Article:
by Bill Farley /
The social sciences confirm what is fairly obvious to begin with: gratitude doesn’t come naturally. Children must be trained to show it. Gratitude to others is part of being polite or having good manners. But you can be a model of etiquette and never get anywhere near the biblical idea of gratitude. In her book, The Gift of Thanks, Margaret Visser observes that “polite people” may say “thank you” up to 100 times per day and yet experience “little or no grateful emotion.”[i] That is, they go through the motions of politeness but without heartfelt gratitude. In fact, outward expressions of politeness can easily emerge from mixed motives. Consider the teenage girl who thanks her father sweetly for the loan of his car—mostly in the hope that he will let her borrow it again.
Biblical gratitude, however, is so much more than social conventions. Paul’s exhortations to be thankful do not proceed from a concern for etiquette and politeness—however sincere or well-intentioned—but from a passion to glorify God. This is because true thanksgiving is not an external formality, a matter of words or gestures or tone of voice. It is a natural outpouring of an awareness of three things:
- our creaturehood,
- what we rightly deserve before God’s holiness, and
- the gracious redemption God has given to us through his Son.
Creaturehood. God created me. If he hadn’t, I wouldn’t exist. As Paul put it, “The God who made the world and everything in it, being Lord of heaven and earth…gives to all mankind life and breath and everything” (Acts 17:24–25). Everything I am and possess is God’s gift.
This means that all the essential elements that make us who we are were given to us by God. Our talents, intelligence, height, appearance, parents, country of birth, the generation we were born into—we decided none of it, yet these are the kind of factors that determine so much of our life’s outcome. All of these, and infinitely more, are God’s gifts. They were given to us creatures by a gracious Creator. For this reason, the object of true gratitude is always ultimately God.
What we deserve. Our natural tendency is to take credit for our gifts. The blustering business tycoon, the self-glorifying athlete, and the preening pop star are just exaggerated versions of the rest of us in this regard. We all want to boast and brag and be seen as special. [tweet “Boasting implies a claim to deity, as if we created ourselves and chose our own talents.”]
But as creatures, boasting is the speech of naked arrogance. It actually implies a claim to deity, as if we created ourselves and decided what gifts and talents we would possess. It is the opposite of gratitude, and just one of countless manifestations of the sin nature we have all inherited from Adam. In his infinite holiness, God finds this sin nature, and each one of our specific acts of sin, infinitely repulsive. As a result, all we truly deserve from God is judgment for our rebellious, ungrateful hearts.
The gift of redemption. Despite the judgment we deserve, in his grace God has redeemed us and given us eternal life. This gift has a value beyond all measure, and was purchased at infinite cost. It is a gift that deserves constant gratitude.
The Greek word eucharisteo encapsulates the essential connection between gratitude and grace. We usually translate it into our English word, “thanks” or “thanksgiving.” But notice that the word charis—Greek for “gift” or “grace”—is right there in the middle of the word. This grace is unmerited favor, favor given to those who deserve only punishment. Gratitude for the grace of God is therefore literally central to biblical thanksgiving.[tweet “Until we see what we truly deserve from God, grace has no meaning.”]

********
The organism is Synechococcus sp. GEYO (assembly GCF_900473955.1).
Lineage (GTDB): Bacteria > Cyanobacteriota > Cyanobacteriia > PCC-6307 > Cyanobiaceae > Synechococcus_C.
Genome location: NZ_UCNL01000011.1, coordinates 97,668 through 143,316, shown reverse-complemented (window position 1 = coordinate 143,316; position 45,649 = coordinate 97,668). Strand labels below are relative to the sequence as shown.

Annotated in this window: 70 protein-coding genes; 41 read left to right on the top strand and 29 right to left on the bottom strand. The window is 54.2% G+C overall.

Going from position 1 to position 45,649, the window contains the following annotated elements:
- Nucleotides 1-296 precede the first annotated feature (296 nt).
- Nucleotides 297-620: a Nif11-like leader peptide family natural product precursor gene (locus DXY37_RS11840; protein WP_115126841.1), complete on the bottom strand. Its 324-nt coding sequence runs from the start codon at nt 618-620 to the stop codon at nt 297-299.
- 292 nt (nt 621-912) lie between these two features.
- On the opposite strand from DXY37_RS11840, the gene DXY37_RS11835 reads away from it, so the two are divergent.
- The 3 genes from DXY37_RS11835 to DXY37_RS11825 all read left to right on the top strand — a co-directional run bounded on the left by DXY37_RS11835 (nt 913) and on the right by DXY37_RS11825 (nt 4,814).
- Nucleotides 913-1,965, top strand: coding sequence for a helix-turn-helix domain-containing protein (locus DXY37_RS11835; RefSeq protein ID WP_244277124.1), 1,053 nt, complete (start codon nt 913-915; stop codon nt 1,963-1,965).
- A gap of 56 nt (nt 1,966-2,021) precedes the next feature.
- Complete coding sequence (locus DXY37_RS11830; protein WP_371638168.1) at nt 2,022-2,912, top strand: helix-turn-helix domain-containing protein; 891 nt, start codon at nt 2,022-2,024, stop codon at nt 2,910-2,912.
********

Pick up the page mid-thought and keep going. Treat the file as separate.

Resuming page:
This is the perspective of my friend, Curtis. Whenever I ask how he is doing, he responds, “Better than I deserve.” His speech expresses a heart constantly aware of the cross. Here is what he is thinking. “I deserve crucifixion, and I am not getting it. In fact, I will never get it, and the reason is God’s amazing grace and love. I will never get the judgment I deserve. Christ went to the cross and took the judgment that I deserve in my place. That is why, for eternity, I will never cease to ‘abound with thanksgiving.’ Jesus took the judgment I deserve so that I could receive the reward he deserves.”
Until we understand what we truly deserve from God, grace has no meaning, and we will have little real motivation for gratitude. The well-spring of all Christian thanksgiving is a clear understanding of the redemption given to us through the cross.
To summarize, biblical gratitude is rooted in the recognition that I have been given undeserved gifts, both natural and spiritual. Thankfulness expresses my creatureliness and God’s sovereignty. It reflects awareness of and gladness in the fact that God is God, and I am not. Biblical gratitude is always anchored in this sense of dependence on God. It is the language of those who know they are creatures, and it is the proper response to redemption.[tweet “People with grateful hearts live with an awareness of how much God has done for them.”]
This is why thanksgiving is the language of humility—because true gratitude arises from a realization of our weakness and need. People with grateful hearts live with an awareness of just how much God has done for them.
[i] Margaret Visser, The Gift of Thanks, (New York: Houghton, Mifflin, Harcourt, 2008) pg 8.
Bill Farley is the author of several books and serves as senior pastor of Grace Christian Fellowship in Spokane, Washington.